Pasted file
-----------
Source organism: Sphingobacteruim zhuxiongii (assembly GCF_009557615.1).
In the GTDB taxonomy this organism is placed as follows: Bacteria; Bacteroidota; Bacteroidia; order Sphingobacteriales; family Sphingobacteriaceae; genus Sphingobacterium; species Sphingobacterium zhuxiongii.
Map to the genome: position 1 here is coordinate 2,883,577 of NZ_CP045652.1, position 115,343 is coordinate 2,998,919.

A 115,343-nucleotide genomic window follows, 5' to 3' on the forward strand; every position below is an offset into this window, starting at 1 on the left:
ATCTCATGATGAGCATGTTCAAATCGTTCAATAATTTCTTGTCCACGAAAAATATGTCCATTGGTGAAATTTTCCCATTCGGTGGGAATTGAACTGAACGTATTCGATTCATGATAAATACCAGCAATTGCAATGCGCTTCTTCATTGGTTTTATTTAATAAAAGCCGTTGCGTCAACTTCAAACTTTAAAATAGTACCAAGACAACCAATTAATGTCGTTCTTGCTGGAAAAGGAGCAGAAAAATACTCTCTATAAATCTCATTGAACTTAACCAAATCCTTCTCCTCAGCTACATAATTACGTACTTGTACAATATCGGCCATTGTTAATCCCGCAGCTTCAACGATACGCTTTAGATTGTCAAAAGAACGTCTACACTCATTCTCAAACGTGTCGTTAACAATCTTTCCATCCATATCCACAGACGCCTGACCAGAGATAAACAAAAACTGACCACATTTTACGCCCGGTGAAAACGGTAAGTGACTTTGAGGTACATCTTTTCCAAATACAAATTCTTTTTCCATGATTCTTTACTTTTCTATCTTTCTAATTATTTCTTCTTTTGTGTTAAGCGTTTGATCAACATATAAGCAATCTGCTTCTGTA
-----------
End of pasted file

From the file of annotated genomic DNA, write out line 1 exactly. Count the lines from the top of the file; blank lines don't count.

Source organism: Sphingobacteruim zhuxiongii (assembly GCF_009557615.1).